artist collaborating with Earth pigments, plant materials, Earth elements and environmental energetics... enJoy visiting my page on Facebook www.gregpatchartwork.com ∞ practicing wellness council with people and their diet/herbs, exercise and lifestyle choices...
Translate This Page
Monday, May 17, 2010
Pressure grows on the Tate to ditch BP by 2012
Many artists are displaying their work in support for Art Not Oil on their website; http://www.artnotoil.uk
That above is a brand new image by Raithy, placed here partly as a response to the terrible loss
of human life and animal life in the Gulf of Mexico at the moment.
Here's a groundbreaking question to Nicholas Serota slotted amongst the art theory, taken from The Observer's piece headed 'Artists, critics and readers on 10 years of Tate Modern':
Glen Tarman Charity manager, Wapping, London: 'In a time of climate change, will you stop sponsorship by oil companies so we can visit Tate and enjoy great art without being complicit in climate chaos?'
Serota: 'The first thing to say is we have support from BP, which as a company is looking at renewable energy as well as using up fossil fuels and using oil. We have long had support from them and are not intending to abandon it. But we are committed to addressing issues posed by climate change. Tate has made some big strides in terms of carbon reduction and bringing that to the attention of other people in the world.'
Picture shows 'Disobedience Makes History' workshop participants using the windows of
Tate Modern to make their feelings known, 30.1.10
Pressure is growing on the Tate to ditch BP as sponsor, preferably in time for the opening of its new extension in 2012.
This is from Art Monthly's March editorial, reporting on a recent workshop titled 'Disobedience Makes History', held there by artist/activist John Jordan with 30 participants, many of whom are now committed to seeing Tate live up to its sustainability rhetoric and go BP-free:IN ADVANCE OF A BROKEN ARM
The insistence that public art institutions bring in funding from the private sector is looking less clever now.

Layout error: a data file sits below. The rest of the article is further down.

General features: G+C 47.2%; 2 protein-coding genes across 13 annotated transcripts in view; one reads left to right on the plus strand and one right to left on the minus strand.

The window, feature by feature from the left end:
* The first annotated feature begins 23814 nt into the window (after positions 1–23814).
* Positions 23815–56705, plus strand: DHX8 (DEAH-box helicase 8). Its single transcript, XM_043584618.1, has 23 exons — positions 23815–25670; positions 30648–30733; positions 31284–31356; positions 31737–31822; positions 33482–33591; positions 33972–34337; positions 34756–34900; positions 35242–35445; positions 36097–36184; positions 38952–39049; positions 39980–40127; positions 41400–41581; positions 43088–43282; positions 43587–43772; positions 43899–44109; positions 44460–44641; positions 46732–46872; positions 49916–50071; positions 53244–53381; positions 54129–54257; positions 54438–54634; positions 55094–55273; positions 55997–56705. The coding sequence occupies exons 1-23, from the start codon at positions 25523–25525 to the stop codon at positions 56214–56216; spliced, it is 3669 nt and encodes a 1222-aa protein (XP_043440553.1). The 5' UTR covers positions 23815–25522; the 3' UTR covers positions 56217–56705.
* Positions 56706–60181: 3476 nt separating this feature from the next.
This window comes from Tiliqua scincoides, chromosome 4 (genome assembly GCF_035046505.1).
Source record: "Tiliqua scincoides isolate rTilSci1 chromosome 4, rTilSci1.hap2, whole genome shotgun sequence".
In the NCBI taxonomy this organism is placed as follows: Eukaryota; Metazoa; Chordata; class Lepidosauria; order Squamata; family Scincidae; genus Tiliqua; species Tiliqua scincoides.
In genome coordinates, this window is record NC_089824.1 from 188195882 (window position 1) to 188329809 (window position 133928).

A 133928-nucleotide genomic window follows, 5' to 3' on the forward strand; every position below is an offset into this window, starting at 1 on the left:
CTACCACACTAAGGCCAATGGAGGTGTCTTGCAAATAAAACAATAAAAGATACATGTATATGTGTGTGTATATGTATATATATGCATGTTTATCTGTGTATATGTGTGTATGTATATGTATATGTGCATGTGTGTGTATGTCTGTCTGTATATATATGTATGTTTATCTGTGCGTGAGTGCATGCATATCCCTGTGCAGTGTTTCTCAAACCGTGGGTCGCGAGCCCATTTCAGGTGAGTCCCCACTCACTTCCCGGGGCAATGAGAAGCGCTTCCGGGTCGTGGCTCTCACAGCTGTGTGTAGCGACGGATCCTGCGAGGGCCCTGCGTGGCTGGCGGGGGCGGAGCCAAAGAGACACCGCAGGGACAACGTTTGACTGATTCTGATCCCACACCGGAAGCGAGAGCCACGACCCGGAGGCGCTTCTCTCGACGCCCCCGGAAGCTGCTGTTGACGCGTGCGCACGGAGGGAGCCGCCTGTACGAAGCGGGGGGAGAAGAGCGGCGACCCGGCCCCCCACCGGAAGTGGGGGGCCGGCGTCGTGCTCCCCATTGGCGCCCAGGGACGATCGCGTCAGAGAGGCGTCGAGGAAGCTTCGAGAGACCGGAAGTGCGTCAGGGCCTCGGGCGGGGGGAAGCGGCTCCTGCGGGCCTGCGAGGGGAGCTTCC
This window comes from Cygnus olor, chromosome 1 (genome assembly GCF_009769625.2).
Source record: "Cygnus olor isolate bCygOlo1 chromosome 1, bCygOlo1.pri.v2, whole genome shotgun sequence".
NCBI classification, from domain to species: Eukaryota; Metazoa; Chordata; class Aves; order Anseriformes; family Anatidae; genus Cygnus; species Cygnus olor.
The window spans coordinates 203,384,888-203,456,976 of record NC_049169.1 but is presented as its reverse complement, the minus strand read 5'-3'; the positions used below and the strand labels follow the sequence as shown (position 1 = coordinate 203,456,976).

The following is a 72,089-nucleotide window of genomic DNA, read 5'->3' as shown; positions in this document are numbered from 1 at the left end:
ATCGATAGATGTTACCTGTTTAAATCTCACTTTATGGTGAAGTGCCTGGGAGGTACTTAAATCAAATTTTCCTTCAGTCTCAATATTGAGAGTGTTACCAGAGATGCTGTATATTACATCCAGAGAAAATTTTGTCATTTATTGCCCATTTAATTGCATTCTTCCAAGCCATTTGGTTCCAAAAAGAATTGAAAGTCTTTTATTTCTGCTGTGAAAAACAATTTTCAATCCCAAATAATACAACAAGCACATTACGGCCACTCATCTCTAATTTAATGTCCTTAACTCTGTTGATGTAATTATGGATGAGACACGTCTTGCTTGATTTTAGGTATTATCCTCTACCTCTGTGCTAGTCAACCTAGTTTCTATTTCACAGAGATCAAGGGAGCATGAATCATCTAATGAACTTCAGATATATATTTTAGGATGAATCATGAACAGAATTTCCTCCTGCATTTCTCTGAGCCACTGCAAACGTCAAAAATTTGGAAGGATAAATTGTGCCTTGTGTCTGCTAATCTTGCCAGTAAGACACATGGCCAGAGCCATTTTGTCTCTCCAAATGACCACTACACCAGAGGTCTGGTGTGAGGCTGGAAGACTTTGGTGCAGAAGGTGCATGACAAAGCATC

Post crash, sponsorship has evaporated, threatening the survival of those, like the Institute of Contemporary
Arts, that came to rely on it. Even the most powerful institutions, such as Tate Modern,
are now so timid when it comes to their sponsors that it affects their programming.
What, then, might another model of funding look like?
The pity of it is that the UK's flagship museum of modern and contemporary art should feel so exposed and vulnerable to the vagaries of sponsors that it engages in this form of self-censorship - in advance of a broken arm, so to speak.'
Here's a snippet from his piece in the magazine:
ON REFUSING TO PRETEND TO DO POLITICS IN A MUSEUM
John Jordan on what happened when Tate programmed a workshop on disobedience 'What is it about the word "disobedience" that the institutional art world doesn't understand? Last autumn the Nikolaj Contemporary Art Centre in Copenhagen dropped the Laboratory of Insurrectionary Imagination's Bike Bloc project when it realised that the "tools of civil disobedience" that we were going to build were not gestures but actual tools and tactics for the protest actions around the UN's COP15 Climate Change Conference. The curator told us that she feared that the museum's funders, the City of Copenhagen, would not support any "illegal" activity. It seemed that she had assumed we would pretend to do politics.'